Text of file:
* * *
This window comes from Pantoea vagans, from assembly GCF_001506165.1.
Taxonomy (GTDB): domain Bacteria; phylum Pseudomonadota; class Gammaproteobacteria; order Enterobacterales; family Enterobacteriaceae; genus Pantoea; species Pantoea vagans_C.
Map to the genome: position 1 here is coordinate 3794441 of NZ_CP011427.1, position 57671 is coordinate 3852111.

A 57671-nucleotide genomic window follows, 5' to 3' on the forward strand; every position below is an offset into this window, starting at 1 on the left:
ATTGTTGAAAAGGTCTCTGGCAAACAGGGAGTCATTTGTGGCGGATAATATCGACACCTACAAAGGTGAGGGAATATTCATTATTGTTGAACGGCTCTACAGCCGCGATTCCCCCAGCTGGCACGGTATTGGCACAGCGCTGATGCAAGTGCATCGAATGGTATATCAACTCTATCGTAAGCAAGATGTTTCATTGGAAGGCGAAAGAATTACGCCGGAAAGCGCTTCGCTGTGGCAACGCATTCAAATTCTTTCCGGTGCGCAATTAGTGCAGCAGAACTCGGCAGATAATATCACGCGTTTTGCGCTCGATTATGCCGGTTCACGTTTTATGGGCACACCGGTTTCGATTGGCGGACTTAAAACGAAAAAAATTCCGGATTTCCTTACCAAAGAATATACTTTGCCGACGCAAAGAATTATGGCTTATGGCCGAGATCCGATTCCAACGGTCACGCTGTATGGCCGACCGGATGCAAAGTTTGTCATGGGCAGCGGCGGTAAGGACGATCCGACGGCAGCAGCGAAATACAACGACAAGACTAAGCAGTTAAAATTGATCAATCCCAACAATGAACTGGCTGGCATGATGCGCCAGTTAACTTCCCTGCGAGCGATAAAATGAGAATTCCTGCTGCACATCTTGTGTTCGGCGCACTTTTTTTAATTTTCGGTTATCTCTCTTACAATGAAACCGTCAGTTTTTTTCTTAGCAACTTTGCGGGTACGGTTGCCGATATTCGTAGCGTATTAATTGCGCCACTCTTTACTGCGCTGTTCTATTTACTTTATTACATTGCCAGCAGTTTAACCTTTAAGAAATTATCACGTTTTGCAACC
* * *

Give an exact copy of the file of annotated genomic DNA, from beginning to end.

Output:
This window comes from Pantoea vagans, from assembly GCF_001506165.1.
Taxonomy (GTDB): domain Bacteria; phylum Pseudomonadota; class Gammaproteobacteria; order Enterobacterales; family Enterobacteriaceae; genus Pantoea; species Pantoea vagans_C.
Map to the genome: position 1 here is coordinate 3794441 of NZ_CP011427.1, position 57671 is coordinate 3852111.

A 57671-nucleotide genomic window follows, 5' to 3' on the forward strand; every position below is an offset into this window, starting at 1 on the left:
ATTGTTGAAAAGGTCTCTGGCAAACAGGGAGTCATTTGTGGCGGATAATATCGACACCTACAAAGGTGAGGGAATATTCATTATTGTTGAACGGCTCTACAGCCGCGATTCCCCCAGCTGGCACGGTATTGGCACAGCGCTGATGCAAGTGCATCGAATGGTATATCAACTCTATCGTAAGCAAGATGTTTCATTGGAAGGCGAAAGAATTACGCCGGAAAGCGCTTCGCTGTGGCAACGCATTCAAATTCTTTCCGGTGCGCAATTAGTGCAGCAGAACTCGGCAGATAATATCACGCGTTTTGCGCTCGATTATGCCGGTTCACGTTTTATGGGCACACCGGTTTCGATTGGCGGACTTAAAACGAAAAAAATTCCGGATTTCCTTACCAAAGAATATACTTTGCCGACGCAAAGAATTATGGCTTATGGCCGAGATCCGATTCCAACGGTCACGCTGTATGGCCGACCGGATGCAAAGTTTGTCATGGGCAGCGGCGGTAAGGACGATCCGACGGCAGCAGCGAAATACAACGACAAGACTAAGCAGTTAAAATTGATCAATCCCAACAATGAACTGGCTGGCATGATGCGCCAGTTAACTTCCCTGCGAGCGATAAAATGAGAATTCCTGCTGCACATCTTGTGTTCGGCGCACTTTTTTTAATTTTCGGTTATCTCTCTTACAATGAAACCGTCAGTTTTTTTCTTAGCAACTTTGCGGGTACGGTTGCCGATATTCGTAGCGTATTAATTGCGCCACTCTTTACTGCGCTGTTCTATTTACTTTATTACATTGCCAGCAGTTTAACCTTTAAGAAATTATCACGTTTTGCAACC